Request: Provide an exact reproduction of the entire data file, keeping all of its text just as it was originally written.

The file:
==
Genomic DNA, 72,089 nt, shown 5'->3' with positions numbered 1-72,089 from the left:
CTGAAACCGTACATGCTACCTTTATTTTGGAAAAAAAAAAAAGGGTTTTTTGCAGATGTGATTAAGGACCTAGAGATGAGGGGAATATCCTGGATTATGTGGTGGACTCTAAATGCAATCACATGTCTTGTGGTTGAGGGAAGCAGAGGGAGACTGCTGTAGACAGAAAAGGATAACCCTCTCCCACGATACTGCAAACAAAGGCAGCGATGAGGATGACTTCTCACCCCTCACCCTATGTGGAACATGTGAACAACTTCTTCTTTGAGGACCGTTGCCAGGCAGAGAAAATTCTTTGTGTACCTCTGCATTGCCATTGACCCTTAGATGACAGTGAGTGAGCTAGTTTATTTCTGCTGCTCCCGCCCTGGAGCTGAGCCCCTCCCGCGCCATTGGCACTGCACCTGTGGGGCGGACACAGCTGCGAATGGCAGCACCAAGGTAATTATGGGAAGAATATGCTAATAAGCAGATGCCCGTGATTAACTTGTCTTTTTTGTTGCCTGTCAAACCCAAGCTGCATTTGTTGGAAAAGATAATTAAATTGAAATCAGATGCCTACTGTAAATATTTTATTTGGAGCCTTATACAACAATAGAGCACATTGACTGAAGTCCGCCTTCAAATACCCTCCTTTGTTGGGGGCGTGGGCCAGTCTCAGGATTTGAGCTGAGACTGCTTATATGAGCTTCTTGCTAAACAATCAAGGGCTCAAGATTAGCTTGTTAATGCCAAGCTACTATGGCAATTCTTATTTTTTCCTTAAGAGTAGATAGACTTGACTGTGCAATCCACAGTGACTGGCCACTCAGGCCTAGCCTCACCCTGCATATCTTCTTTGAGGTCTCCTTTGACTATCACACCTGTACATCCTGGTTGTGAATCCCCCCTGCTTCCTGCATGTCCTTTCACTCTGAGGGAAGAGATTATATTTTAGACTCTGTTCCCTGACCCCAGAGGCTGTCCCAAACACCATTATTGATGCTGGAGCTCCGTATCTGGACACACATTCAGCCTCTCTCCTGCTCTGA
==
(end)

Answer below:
Genomic DNA, 72,089 nt, shown 5'->3' with positions numbered 1-72,089 from the left:
CTGAAACCGTACATGCTACCTTTATTTTGGAAAAAAAAAAAAGGGTTTTTTGCAGATGTGATTAAGGACCTAGAGATGAGGGGAATATCCTGGATTATGTGGTGGACTCTAAATGCAATCACATGTCTTGTGGTTGAGGGAAGCAGAGGGAGACTGCTGTAGACAGAAAAGGATAACCCTCTCCCACGATACTGCAAACAAAGGCAGCGATGAGGATGACTTCTCACCCCTCACCCTATGTGGAACATGTGAACAACTTCTTCTTTGAGGACCGTTGCCAGGCAGAGAAAATTCTTTGTGTACCTCTGCATTGCCATTGACCCTTAGATGACAGTGAGTGAGCTAGTTTATTTCTGCTGCTCCCGCCCTGGAGCTGAGCCCCTCCCGCGCCATTGGCACTGCACCTGTGGGGCGGACACAGCTGCGAATGGCAGCACCAAGGTAATTATGGGAAGAATATGCTAATAAGCAGATGCCCGTGATTAACTTGTCTTTTTTGTTGCCTGTCAAACCCAAGCTGCATTTGTTGGAAAAGATAATTAAATTGAAATCAGATGCCTACTGTAAATATTTTATTTGGAGCCTTATACAACAATAGAGCACATTGACTGAAGTCCGCCTTCAAATACCCTCCTTTGTTGGGGGCGTGGGCCAGTCTCAGGATTTGAGCTGAGACTGCTTATATGAGCTTCTTGCTAAACAATCAAGGGCTCAAGATTAGCTTGTTAATGCCAAGCTACTATGGCAATTCTTATTTTTTCCTTAAGAGTAGATAGACTTGACTGTGCAATCCACAGTGACTGGCCACTCAGGCCTAGCCTCACCCTGCATATCTTCTTTGAGGTCTCCTTTGACTATCACACCTGTACATCCTGGTTGTGAATCCCCCCTGCTTCCTGCATGTCCTTTCACTCTGAGGGAAGAGATTATATTTTAGACTCTGTTCCCTGACCCCAGAGGCTGTCCCAAACACCATTATTGATGCTGGAGCTCCGTATCTGGACACACATTCAGCCTCTCTCCTGCTCTGA